Back in February of 2010 I blogged about a research paper on Tutankhamun. In that post I focused on the paleopathological findings of the Hawass et al article and didn’t really mention the genetic research and resulting identification of Tutankhamun’s family. Recently this second aspect of the Hawass et al study have bubbled to the surface. Continue reading
The victors always write the history and the case of Carthage was no exception. Consider this from Wikipedia:
Later commentators have compared the accounts of child sacrifice in the Old Testament with similar ones from Greek and Latin sources speaking of the offering of children by fire as sacrifices in the Punic city of Carthage, which was a Phoenician colony. Cleitarchus, Diodorus Siculus and Plutarch all mention burning of children as an offering to Cronus or Saturn, that is to Ba‘al Hammon, the chief god of Carthage. Issues and practices relating to Moloch and child sacrifice may also have been overemphasized for effect. After the Romans finally defeated Carthage and totally destroyed the city, they engaged in post-war propaganda to make their arch enemies seem cruel and less civilized.
Can some one send me a copy of the following article:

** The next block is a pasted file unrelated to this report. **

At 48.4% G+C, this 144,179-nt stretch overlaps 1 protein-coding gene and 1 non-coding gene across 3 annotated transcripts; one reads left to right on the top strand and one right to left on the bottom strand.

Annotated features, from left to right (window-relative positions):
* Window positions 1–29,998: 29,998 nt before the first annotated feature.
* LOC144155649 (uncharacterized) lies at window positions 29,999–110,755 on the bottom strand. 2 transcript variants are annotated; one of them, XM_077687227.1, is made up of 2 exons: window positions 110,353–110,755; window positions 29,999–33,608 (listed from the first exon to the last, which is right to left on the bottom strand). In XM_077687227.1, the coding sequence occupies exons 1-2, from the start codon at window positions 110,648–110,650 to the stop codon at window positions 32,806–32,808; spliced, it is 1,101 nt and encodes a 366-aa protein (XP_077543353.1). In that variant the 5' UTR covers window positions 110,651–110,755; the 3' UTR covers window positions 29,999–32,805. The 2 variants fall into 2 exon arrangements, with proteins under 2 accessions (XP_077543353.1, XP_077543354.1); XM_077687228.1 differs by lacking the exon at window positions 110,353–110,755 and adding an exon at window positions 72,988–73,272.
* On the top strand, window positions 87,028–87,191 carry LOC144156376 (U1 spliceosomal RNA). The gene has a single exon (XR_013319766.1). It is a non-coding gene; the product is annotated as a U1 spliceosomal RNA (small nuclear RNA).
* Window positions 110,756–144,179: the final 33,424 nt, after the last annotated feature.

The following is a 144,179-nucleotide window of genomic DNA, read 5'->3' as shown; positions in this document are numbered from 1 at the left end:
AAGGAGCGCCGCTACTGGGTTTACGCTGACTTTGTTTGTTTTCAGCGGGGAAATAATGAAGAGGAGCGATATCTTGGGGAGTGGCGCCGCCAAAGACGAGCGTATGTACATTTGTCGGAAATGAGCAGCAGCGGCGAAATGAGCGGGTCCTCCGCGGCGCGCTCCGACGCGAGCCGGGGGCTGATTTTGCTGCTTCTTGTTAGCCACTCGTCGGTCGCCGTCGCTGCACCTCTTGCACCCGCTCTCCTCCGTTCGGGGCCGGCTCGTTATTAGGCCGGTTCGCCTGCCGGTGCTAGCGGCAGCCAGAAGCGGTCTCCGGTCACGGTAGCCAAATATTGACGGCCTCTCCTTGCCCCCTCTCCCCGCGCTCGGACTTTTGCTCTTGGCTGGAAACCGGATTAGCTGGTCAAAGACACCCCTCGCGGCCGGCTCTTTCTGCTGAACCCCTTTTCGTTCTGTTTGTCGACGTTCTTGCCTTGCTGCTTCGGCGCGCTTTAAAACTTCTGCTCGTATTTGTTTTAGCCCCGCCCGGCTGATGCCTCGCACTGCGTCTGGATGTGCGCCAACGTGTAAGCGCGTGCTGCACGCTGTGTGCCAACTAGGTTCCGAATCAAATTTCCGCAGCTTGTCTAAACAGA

Ancestry and Pathology in King Tutankhamun’s Family
Zahi Hawass, PhD; Yehia Z. Gad, MD; Somaia Ismail, PhD; Rabab Khairat, MSc; Dina Fathalla, MSc; Naglaa Hasan, MSc; Amal Ahmed, BPharm; Hisham Elleithy, MA; Markus Ball, MSc; Fawzi Gaballah, PhD; Sally Wasef, MSc; Mohamed Fateen, MD; Hany Amer, PhD; Paul Gostner, MD; Ashraf Selim, MD; Albert Zink, PhD; Carsten M. Pusch, PhD
I know I have mentioned this before (unfortunately, I can’t find where) but Richard Steckel and Jerome Rose (among others) are working on a fascinating project called the Global History of Health Project. One of the reasons that I brought this up is because the Jewish World review has a fascinating overview of the project: Continue reading
The Journal of Anthropological Archaeology has an interesting paper that addresses the issue of what population provided the trophy skulls. The question has, in the past, been part and parcel of the debate as to what the trophy skulls were used for. There are two broad groups of, not necessarily mutually exclusive, explanations for the later question.
One of the more controversial stories in physical anthropology concerns the small bodied humans found on Palau. The finds were published back in March in PLoS. In that paper Berger et al argued that the material they found represents a population of Palauans that possibly were subject to island dwarfing (although they also imply that Palua could have been populated by small bodied humans who later grew larger). Berger et al also compare the remains to Homo floresiensis and make several suggestions anout small body size and primitive characteristics of the genus Homo (I’ll return to this point later).
Nature has an interesting news item called Online anthropology draws protest from aboriginal group: